Tyson and Kristen brought this awesome bean salad. It looks pretty standard, but they dumped a can of Ro-Tel in there, which gave it an great spicy green chili heat.
For a change, our dessert options all consisted of "healthy" fruit. James brought along these extra sweet and soft Haitian mangos, while Treyci and Tito came with oranges and apples to de dipped in ground nutmeg.
This week was filled with new faces at the Meatwave. First up we have Tyson and Kristen, who joined us last year for the Big Apple Barbecue Block Party, but made their first appareance at a Meatwave proper.
Then we have Natalie and Tom. My wife helped Natalie out on her Queens Memory Project, so I'd heard a lot about her, but never actually got to meet her until today, and what better way to make new friends than over grilled meats.
Also Meatwave (and Astoria) newbies were Max and Marcus. Our new downstairs neighbors transplanted from Michigan, these two are the first tenants in our building to take us up on the offer to join in the Meatwave. We're looking forward to getting to know them and their wonderful dog Teddy.
Returning for the first time this year were James and Darryl. The brains behind the barbecue operation at Serious Eats, it's always good fun talking to James and sharing some food. Don't miss his new video series that is really kicking ass.
Peter also made it out for his first Meatwave of the summer. Such a busy boy, we don't see him as much as we used to, so it's always great when he can get out from behind his bandsaw and partake in the meat and booze fest.
Jon was a late entry, arriving when the sun was setting with newcomers Aaron and Emily. Jon is always seems busy being a "doctor," but I say operating on a (veggie) burger is way more important that saving lives, right?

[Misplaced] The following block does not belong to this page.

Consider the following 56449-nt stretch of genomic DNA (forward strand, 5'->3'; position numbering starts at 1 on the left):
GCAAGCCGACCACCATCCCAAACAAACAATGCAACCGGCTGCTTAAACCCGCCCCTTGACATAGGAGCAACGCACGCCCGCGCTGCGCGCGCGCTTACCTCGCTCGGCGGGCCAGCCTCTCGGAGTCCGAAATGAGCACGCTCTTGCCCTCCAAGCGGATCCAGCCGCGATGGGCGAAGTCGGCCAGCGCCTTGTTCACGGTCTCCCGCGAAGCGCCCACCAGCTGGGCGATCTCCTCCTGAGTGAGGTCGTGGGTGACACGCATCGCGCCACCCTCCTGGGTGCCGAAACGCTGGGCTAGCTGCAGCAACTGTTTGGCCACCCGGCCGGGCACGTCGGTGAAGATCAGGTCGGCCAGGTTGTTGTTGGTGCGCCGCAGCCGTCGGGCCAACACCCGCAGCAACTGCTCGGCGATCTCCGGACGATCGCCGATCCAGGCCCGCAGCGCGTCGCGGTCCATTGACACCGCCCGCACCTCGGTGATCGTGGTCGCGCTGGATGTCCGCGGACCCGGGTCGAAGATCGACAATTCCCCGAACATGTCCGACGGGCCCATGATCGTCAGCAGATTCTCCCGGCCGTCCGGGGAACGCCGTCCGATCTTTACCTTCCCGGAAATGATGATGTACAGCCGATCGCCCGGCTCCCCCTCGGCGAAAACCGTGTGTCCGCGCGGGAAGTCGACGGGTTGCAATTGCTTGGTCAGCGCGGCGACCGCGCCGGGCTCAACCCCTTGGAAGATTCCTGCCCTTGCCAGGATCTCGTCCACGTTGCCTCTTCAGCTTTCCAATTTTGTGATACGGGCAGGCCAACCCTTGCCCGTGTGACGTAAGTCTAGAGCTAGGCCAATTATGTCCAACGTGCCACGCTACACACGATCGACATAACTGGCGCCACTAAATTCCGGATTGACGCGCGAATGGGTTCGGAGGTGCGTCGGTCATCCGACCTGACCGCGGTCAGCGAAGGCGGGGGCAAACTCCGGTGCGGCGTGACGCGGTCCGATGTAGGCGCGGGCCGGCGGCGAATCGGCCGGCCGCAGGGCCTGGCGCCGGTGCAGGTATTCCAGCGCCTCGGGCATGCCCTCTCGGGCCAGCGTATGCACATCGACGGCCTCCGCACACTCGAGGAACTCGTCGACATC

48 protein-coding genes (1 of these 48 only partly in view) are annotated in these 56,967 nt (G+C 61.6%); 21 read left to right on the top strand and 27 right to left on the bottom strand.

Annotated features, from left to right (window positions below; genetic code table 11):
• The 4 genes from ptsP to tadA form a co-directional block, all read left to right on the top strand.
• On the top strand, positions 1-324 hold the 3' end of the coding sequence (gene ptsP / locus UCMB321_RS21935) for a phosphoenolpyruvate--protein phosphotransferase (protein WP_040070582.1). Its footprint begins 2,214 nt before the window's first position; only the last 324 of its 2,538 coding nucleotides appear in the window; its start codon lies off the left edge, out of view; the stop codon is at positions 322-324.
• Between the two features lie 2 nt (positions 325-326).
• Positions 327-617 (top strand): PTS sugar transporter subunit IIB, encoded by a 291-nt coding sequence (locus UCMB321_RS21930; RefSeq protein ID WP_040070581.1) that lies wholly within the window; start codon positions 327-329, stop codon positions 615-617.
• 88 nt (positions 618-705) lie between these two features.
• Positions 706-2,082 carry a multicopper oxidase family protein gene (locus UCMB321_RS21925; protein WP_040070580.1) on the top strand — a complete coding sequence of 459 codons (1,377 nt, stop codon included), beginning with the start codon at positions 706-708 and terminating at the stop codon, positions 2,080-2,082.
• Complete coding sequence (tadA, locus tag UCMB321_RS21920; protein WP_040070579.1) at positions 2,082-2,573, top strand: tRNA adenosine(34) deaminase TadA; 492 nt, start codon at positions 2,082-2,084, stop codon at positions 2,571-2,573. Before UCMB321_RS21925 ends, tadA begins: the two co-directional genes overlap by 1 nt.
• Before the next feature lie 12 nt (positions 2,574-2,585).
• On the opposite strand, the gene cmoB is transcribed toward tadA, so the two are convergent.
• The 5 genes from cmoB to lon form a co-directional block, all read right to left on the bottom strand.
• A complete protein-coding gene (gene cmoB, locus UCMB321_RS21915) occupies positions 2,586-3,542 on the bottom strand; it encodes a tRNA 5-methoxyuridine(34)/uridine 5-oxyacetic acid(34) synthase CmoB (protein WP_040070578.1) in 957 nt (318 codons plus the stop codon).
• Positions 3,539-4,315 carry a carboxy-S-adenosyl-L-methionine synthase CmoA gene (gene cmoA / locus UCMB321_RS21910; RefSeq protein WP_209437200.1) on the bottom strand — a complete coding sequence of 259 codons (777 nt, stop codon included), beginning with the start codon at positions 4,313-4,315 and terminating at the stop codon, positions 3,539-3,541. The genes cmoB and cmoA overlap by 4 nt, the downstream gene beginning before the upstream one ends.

I saved the best for last, Pork chop! My favorite Frenchie, Pork Chop can be seen here enjoying a deliciously refreshing can of Cherry Coke, which of course came after his indulgence in our Meatroccan feast.
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Phil in France So is Pork Chop named after the dog from Doug? If so, awesome. If not, well, that's ok too.
Jason Hey Josh. I notice from your pics that sometimes you use cast iron grill grates and sometimes the stock Weber wire grate for your grilling. Just wondered why/when you use one vs. the other? I never hear/read you talk about the equipment much in your blogs.
Josh @Jason I have one grill with cast iron, another with standard Weber grates, so depending on what grill is hot at the moment, that's the one I use. I use the cast iron more often because they're more durable and give much better grill marks.
Kevin Josh, any chance you would share where you got the cast iron grates, and if you are happy with them? Based on the picture I have an idea, but given the price I would like to make sure that I am headed in the right direction. Understand if you are afraid of giving an endorsement or something, but it would be helpful to know if you think they are useful beyond the grill marks....
Josh @Kevin I use the Craycort cast iron grates. I love them and will never go back the normal Weber grates, but just be warned they take a little more TLC to keep them in good condition%u2014basically oiling them each time you start up and shut down the grill to maintain the seasoning.